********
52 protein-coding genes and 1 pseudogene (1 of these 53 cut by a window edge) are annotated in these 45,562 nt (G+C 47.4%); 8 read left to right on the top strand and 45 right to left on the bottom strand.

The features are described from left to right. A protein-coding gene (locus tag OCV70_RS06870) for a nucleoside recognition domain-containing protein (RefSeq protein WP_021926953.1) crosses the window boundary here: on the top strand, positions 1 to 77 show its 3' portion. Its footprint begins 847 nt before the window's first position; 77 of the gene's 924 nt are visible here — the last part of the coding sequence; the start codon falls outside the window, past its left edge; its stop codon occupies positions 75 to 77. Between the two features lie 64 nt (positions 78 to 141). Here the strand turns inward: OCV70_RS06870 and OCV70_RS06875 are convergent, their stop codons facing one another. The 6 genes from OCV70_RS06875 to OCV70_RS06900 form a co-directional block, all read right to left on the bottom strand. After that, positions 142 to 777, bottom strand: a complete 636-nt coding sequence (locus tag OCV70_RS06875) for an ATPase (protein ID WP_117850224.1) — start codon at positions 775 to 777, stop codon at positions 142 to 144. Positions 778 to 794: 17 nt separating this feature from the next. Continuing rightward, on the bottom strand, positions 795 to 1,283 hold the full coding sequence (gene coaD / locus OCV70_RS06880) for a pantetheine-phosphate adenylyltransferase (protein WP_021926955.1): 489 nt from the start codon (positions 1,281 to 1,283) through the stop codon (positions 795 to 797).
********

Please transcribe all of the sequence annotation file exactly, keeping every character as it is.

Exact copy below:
52 protein-coding genes and 1 pseudogene (1 of these 53 cut by a window edge) are annotated in these 45,562 nt (G+C 47.4%); 8 read left to right on the top strand and 45 right to left on the bottom strand.

The features are described from left to right. A protein-coding gene (locus tag OCV70_RS06870) for a nucleoside recognition domain-containing protein (RefSeq protein WP_021926953.1) crosses the window boundary here: on the top strand, positions 1 to 77 show its 3' portion. Its footprint begins 847 nt before the window's first position; 77 of the gene's 924 nt are visible here — the last part of the coding sequence; the start codon falls outside the window, past its left edge; its stop codon occupies positions 75 to 77. Between the two features lie 64 nt (positions 78 to 141). Here the strand turns inward: OCV70_RS06870 and OCV70_RS06875 are convergent, their stop codons facing one another. The 6 genes from OCV70_RS06875 to OCV70_RS06900 form a co-directional block, all read right to left on the bottom strand. After that, positions 142 to 777, bottom strand: a complete 636-nt coding sequence (locus tag OCV70_RS06875) for an ATPase (protein ID WP_117850224.1) — start codon at positions 775 to 777, stop codon at positions 142 to 144. Positions 778 to 794: 17 nt separating this feature from the next. Continuing rightward, on the bottom strand, positions 795 to 1,283 hold the full coding sequence (gene coaD / locus OCV70_RS06880) for a pantetheine-phosphate adenylyltransferase (protein WP_021926955.1): 489 nt from the start codon (positions 1,281 to 1,283) through the stop codon (positions 795 to 797).